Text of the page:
He told Good Health that, in his view, it seems ‘quite extreme’ to allow a commercial company to perform data work and AI-related tasks within the NHS. Dr Madai recently co-authored a paper in the journal Frontiers in Genetics examining how European governments are trying to balance the risks of reaching patients’ privacy against the potential benefits of using medical data to improve health ervices.
‘Simply put, you can’t have your cake and eat it,’ he warns. ‘Increasing the availability of digital health data will likely improve healthcare services. But it will inevitably lead to the possibility of misuse. And if there is a possibility, then it will certainly happen.’
At Privacy International, a UK-based charity that defends privacy rights, its legal officer, Dr Tom West, told Good Health he fears that patients’ medical data will leak into the global network of decision-making software algorithms that increasingly gather information on people and make crucial calls on whether, for example, banks should lend to a customer or insurers consider an applicant worthy of cover.
He warns that the scenario of commercial companies getting hold of our data in ways that couldn’t be tracked ‘could happen … it’s a very complex issue about how the data ties together. The problem is that due to the obscure ways in which the algorithms work, we can’t understand how decisions are made.’ Meanwhile, serious questions remain over whether the new FDP system — regardless of whoever wins the contract — will actually help patients.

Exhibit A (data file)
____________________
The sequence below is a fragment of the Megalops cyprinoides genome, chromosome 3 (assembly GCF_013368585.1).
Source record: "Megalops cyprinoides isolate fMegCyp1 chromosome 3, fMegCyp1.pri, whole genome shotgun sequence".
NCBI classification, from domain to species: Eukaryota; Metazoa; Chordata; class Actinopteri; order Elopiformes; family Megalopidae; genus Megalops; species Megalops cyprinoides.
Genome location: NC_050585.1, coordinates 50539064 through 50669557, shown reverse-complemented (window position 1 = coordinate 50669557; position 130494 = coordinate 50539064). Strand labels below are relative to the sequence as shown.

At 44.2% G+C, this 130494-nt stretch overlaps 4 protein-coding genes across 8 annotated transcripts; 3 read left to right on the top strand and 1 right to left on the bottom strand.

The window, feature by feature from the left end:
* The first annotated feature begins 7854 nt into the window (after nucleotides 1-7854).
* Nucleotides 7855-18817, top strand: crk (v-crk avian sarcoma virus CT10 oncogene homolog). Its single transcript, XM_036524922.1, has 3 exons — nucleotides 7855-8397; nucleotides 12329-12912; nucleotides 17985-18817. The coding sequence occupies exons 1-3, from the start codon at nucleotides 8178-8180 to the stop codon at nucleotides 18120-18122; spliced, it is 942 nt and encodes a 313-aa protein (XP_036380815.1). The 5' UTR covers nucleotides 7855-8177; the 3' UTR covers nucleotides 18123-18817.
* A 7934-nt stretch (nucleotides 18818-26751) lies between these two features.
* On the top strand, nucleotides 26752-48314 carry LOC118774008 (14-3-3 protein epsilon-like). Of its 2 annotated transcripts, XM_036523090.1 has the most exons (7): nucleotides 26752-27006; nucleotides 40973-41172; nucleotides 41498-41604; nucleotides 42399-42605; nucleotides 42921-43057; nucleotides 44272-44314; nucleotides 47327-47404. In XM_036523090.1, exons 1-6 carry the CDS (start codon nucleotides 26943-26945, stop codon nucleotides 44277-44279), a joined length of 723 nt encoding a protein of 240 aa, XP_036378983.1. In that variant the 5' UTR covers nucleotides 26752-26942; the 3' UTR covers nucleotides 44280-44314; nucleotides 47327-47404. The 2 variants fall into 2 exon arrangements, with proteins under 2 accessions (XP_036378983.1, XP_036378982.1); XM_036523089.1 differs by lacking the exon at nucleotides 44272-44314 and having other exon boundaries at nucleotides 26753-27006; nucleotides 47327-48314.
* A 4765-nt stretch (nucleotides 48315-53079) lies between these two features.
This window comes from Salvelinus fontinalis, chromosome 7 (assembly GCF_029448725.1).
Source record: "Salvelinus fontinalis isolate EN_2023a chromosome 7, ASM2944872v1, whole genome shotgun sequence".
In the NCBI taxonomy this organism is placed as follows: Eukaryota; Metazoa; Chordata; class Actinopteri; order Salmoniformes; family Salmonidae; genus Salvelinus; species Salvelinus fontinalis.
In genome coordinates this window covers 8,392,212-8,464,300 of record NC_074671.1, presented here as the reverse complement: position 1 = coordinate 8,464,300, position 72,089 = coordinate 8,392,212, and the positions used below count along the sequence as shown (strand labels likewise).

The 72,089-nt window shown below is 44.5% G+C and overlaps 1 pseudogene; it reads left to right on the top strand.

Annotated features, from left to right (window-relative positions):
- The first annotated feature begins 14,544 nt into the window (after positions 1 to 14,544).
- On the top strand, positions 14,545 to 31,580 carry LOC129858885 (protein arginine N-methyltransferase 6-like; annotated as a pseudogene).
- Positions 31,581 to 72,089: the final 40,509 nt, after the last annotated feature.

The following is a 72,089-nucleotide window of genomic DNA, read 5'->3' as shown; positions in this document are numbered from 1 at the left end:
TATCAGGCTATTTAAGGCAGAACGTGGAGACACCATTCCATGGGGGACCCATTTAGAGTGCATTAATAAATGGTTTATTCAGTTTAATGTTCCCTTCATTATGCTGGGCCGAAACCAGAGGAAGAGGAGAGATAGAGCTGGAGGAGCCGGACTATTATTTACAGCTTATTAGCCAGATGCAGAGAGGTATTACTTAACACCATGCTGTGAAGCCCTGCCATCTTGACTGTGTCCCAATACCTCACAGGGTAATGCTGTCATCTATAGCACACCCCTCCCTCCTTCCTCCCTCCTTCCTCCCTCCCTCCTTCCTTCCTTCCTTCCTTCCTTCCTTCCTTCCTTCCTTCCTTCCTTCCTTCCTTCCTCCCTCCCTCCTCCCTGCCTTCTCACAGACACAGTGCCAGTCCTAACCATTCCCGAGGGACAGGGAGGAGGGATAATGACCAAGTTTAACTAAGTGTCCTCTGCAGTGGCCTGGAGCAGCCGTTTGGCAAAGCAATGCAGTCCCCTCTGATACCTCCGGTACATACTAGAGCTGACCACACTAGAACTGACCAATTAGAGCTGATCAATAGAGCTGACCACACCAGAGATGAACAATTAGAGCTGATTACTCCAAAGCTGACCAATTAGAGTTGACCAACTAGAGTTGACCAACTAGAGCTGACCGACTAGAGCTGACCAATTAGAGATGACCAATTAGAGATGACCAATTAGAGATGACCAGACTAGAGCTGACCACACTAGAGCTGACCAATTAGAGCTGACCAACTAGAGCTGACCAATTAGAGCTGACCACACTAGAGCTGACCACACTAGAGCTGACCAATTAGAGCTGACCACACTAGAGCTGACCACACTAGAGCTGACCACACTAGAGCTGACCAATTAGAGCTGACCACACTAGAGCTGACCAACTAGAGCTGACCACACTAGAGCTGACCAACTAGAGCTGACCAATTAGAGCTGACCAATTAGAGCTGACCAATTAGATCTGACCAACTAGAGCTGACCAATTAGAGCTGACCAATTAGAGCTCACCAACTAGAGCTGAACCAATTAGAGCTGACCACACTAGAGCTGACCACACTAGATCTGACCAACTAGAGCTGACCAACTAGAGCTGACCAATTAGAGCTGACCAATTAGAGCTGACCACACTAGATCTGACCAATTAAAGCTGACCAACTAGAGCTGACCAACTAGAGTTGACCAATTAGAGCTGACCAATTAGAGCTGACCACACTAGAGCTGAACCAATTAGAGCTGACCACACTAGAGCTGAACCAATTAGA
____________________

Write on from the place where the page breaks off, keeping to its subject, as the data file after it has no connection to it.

The NHS has form on commissioning computerisation schemes that fail. The vast National Programme for IT, which began in 2005 under Tony Blair to unite NHS systems, was branded a failure and dismantled completely in 2011, at a cost to the taxpayer of £10billion.
Cori Crider, a lawyer and co-founder of Foxglove, a UK-based group that campaigns against the unfair use of computerised data, told Good Health that a Palantir system, called Foundry, which is already being piloted in NHS hospitals, is having problems; she points to NHS data that ‘shows that of 36 trials of Palantir’s Foundry kit, at least 11 have been paused or suspended. I believe it’s because it didn’t work’, she says.
She adds that NHS computerisation efforts may also fail if patients opt out en masse or quit using NHS services. ‘Trust in public health is vital for public health to succeed. When people lose trust you see things such as vaccination-refusal break out,’ she says. A YouGov survey commissioned by Foxglove and the Doctors’ Association UK this year suggested that nearly half of adults who currently allow the NHS to use their data — some 20 million people — will refuse to continue if the FDP is introduced and run by a private company.
The NHS has form on commissioning computerisation schemes that fail. The vast National Programme for IT, which began in 2005 under Tony Blair to unite NHS systems, was branded a failure and dismantled completely in 2011, at a cost to the taxpayer of £10billion
Steve Brine, the Conservative MP who chairs the Commons Health & Social Care Select Committee, told Good Health: ‘The Department of Health and Social Care has acknowledged it needs to do more to reassure people about the security of data gathered by the NHS and in communicating the benefits of digital healthcare’
Cori Crider says: ‘More than five million people are already opted out of sharing data, and once opted out, people tend to stay opted out. Such mass losses of data mean that the NHS can’t properly plan for things such as a new flu season.’
Even if patients are told that their data will be anonymised, she says: ‘AI can see through such attempts and join up data from different sources to identify individuals’.
In fact, it seems that patients won’t even be given the option to opt out of having their data input into FDP. Until this month, the NHS England website said it was looking at ways to ‘optimise’ the patient FDP opt-out process.